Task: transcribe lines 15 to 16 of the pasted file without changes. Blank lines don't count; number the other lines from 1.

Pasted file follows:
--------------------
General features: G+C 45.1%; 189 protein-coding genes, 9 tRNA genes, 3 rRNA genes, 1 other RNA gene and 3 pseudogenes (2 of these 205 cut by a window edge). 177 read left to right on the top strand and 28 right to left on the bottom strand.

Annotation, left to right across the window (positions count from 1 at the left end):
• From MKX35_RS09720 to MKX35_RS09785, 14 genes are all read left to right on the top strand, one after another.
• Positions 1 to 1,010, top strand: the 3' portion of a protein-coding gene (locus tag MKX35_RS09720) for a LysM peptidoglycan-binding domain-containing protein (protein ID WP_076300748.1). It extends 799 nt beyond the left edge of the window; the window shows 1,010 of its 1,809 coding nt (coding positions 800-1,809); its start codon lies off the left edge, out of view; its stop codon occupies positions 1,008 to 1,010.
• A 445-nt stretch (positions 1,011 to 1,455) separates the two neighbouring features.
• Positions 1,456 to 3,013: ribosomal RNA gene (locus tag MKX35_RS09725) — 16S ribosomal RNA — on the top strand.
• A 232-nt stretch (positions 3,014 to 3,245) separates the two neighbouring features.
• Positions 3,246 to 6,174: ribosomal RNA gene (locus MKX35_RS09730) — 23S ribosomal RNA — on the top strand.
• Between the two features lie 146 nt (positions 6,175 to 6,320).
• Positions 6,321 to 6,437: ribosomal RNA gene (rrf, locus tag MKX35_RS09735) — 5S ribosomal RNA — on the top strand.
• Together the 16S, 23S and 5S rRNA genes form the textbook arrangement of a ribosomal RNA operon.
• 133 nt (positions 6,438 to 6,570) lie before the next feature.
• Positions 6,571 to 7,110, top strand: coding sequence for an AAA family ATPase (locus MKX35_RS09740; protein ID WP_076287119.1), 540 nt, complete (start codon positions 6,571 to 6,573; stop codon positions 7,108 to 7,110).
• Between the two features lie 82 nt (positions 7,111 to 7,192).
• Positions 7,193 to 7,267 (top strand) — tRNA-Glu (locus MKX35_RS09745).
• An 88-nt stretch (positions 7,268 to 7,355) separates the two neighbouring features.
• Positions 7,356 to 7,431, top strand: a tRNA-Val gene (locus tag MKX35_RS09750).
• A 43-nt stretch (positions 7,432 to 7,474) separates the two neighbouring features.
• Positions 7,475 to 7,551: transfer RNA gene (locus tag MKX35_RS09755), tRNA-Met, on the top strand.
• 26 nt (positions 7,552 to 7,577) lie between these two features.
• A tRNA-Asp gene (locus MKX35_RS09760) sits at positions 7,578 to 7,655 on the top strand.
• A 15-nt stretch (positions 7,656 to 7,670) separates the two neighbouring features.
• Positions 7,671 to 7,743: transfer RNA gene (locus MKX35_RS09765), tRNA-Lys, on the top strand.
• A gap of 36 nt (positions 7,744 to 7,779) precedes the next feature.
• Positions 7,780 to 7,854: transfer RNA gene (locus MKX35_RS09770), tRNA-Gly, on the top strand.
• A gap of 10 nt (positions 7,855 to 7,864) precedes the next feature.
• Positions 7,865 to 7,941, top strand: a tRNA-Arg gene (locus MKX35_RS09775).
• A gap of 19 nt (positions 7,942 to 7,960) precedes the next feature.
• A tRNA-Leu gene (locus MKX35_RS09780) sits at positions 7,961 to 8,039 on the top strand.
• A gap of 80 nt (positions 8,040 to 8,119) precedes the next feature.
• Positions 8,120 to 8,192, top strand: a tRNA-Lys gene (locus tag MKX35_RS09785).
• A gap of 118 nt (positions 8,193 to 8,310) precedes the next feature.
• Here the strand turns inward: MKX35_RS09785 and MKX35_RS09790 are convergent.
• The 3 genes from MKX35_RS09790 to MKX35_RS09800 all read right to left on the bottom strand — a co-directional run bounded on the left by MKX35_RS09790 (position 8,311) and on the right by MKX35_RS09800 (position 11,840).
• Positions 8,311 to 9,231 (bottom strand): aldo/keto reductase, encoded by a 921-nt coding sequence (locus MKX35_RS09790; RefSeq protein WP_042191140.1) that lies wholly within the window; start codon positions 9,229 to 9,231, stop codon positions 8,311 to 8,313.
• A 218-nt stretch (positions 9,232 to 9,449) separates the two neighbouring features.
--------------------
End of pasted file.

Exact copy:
• Positions 7,193 to 7,267 (top strand) — tRNA-Glu (locus MKX35_RS09745).
• An 88-nt stretch (positions 7,268 to 7,355) separates the two neighbouring features.